Except when he’s proclaiming his faith to the god Rao, the lead god in a pantheon of others that Superman’s people, the Kryptonians, worshiped. So, what, is Superman a Christian? Did he convert to Raoism after learning it was the faith of his people? Did he combine the two? Well, let’s try to figure it out!
Quick: who are Batman’s enemies?
I’m certain that many of you reading this can rattle off a long number of names from his rogues gallery. I’m sure that this list includes the Joker, Two Face, Clayface, Bane, Poison Ivy, and Harley Quinn. I’m not the world’s biggest Batfan and so my Batcollection of Batcomics is fair to middling at best, but I can safely tell you who Batman is fighting: criminals.
Right? Of course Batman is fighting criminals, super and non-super, from Calendar Man (yes) to Darkseid. My goal here is not to state the obvious but rather what is ignored: Batman does not fight crime. He does things like fight a whole cities’ worth of gangs, but he doesn’t fight the root causes of crime. Batman is obviously not a sworn enemy of income inequality; he does not put on a cape and go toe-to-toe with the misallocation of resources, the troubling legacy of international colonialism, or the profit-driven culture which encourages the building of sweatshops or the abuse of labor rights.
On some level, we want our fictional universes to be real. We want our Hogwarts letters; we want the TARDIS to show up on our doorstep; we want to be chosen as the hero by a talking cat or to find faeries in our backyards. And creators have noticed. Many franchises have tried to play into our desire for our fantasy worlds to be real by adding a layer of meta into their creations, inextricably linking the real world and the fictional one. The key to this sort of real world tie-in is subtlety and a firm grasp on the message of the original work.
I do not play Dungeons & Dragons nearly as much as I would like to. Despite this, I often like to go through various game manuals as fodder for the imagination. Once I was skimming through an expansion manual and discovered an interesting character class: the wu jen. This name is a Wade-Giles rendering of 巫人, which translates most literally to “shaman person”, although other interpretations are certainly possible. Unfortunately I never got a chance to play this character, and even more unfortunately, the manual in question is entitled Oriental Adventures.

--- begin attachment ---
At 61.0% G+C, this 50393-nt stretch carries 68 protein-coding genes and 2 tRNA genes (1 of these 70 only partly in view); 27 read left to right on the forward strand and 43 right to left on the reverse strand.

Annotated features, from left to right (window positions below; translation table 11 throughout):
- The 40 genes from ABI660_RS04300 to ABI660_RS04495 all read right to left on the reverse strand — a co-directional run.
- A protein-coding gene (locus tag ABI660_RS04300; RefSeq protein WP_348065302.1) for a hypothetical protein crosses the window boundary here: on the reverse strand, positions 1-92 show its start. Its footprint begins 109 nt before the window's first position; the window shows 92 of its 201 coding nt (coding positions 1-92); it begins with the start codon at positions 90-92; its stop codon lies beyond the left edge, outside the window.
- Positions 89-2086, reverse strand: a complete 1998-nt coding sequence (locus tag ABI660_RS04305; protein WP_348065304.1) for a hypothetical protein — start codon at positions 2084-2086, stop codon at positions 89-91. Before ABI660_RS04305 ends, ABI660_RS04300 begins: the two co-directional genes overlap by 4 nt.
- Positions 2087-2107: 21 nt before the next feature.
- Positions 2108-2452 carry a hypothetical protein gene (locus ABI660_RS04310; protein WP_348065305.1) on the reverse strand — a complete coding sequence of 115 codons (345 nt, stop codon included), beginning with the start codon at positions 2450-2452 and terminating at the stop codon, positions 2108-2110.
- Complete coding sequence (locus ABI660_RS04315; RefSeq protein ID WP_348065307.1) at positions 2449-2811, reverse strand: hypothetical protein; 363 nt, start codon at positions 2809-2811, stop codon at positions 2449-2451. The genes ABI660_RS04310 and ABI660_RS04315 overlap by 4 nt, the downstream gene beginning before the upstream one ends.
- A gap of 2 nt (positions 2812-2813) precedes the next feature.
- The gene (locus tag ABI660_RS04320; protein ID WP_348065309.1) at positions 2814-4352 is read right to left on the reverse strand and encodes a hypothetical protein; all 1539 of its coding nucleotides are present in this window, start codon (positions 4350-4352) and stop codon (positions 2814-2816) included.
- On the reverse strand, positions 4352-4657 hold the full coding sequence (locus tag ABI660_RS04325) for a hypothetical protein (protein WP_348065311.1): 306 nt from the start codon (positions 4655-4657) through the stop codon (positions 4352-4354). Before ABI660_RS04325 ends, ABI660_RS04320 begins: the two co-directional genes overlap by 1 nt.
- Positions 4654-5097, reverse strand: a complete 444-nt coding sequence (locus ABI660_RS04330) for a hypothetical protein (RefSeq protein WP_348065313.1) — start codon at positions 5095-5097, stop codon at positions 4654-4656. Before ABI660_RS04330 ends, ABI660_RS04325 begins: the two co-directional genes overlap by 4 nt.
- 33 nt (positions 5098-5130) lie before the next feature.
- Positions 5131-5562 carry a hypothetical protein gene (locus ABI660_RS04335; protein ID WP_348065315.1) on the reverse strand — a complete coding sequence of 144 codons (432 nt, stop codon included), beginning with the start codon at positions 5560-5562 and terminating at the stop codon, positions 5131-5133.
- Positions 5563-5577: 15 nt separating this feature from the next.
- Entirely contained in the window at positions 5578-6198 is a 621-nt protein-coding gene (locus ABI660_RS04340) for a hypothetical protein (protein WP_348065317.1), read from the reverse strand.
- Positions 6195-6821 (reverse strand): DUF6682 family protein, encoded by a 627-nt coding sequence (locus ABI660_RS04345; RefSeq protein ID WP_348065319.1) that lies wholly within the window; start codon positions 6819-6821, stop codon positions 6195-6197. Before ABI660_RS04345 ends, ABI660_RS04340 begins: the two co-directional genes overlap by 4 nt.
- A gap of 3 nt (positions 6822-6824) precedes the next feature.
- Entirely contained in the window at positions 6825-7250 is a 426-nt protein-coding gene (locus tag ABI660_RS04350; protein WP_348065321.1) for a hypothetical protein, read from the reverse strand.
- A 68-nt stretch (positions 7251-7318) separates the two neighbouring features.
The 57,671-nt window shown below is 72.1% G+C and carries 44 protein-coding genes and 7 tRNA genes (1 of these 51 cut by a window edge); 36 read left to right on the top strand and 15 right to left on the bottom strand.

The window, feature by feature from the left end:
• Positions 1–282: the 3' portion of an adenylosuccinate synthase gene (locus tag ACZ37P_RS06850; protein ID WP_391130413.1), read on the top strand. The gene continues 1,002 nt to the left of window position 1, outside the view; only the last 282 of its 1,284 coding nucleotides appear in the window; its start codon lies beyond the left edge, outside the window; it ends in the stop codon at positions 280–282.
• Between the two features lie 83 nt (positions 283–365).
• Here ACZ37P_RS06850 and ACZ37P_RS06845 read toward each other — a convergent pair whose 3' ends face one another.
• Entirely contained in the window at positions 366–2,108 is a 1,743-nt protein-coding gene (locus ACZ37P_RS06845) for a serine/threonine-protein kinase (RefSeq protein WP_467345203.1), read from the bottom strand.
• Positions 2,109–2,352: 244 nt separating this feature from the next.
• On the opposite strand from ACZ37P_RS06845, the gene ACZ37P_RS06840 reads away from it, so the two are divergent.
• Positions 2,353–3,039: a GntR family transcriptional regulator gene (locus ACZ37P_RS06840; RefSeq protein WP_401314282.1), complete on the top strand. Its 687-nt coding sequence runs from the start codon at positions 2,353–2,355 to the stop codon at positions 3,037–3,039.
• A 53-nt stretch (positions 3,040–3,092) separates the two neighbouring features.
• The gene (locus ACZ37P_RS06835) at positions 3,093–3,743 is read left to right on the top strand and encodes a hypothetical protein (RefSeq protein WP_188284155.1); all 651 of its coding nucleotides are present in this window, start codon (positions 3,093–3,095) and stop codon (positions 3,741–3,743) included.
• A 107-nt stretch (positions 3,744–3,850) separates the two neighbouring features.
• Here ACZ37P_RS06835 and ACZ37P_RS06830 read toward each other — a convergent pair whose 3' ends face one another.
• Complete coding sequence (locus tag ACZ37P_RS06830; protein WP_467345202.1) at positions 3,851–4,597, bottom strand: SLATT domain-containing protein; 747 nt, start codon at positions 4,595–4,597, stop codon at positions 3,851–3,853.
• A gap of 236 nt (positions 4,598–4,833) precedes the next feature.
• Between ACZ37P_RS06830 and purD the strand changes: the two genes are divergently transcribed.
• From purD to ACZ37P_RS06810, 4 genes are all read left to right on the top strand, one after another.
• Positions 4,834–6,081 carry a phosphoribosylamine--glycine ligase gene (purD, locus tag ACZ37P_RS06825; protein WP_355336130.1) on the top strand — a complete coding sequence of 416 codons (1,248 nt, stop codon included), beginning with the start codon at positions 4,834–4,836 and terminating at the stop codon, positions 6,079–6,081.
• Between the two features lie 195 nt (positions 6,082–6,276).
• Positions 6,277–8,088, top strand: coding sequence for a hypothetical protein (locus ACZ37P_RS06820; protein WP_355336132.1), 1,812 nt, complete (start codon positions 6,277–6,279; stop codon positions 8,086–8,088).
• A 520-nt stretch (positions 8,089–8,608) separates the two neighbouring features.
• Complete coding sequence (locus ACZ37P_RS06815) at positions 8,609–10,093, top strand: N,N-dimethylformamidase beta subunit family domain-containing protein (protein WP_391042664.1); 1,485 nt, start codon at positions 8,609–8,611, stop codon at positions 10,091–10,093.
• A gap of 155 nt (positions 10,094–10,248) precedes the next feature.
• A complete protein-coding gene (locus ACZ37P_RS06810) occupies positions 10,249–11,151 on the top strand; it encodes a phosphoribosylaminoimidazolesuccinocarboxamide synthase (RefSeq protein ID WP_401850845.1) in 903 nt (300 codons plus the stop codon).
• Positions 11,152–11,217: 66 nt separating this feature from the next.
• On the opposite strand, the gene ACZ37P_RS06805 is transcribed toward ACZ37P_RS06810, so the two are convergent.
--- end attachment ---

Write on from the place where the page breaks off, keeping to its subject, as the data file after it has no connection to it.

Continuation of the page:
The wu jen is one of the magic-user type classes available in this setting, but what makes her unique? Her power is tied to taboos. The specific taboos the wu jen must follow are chosen by the player, starting with one at 1st level and then adding additional ones at various levels as the character advances. If a wu jen breaks any of these taboos, she forfeits her ability to cast spells for the rest of the day. I had never come across anything like this in gameplay before, and was extremely intrigued. Although this was years ago, I still think about it from time to time, and I have recently starting contemplating this more deeply. How do our backgrounds and worldviews influence whether we perceive taboos as restrictive or as empowering, and what does the use of taboo in speculative fiction mean for people who follow religious taboos in real life?
As far as the “enjoyable, genre-lampooning movies that imagine a certain medium as a universe in which characters from many franchises interact”, I’m gonna have to say that Wreck-It Ralph was both more engaging and more feminist than this one. That said, however, this was a truly funny and enjoyable movie, and I definitely recommend you go see it. Spoilers lie ahead. Continue reading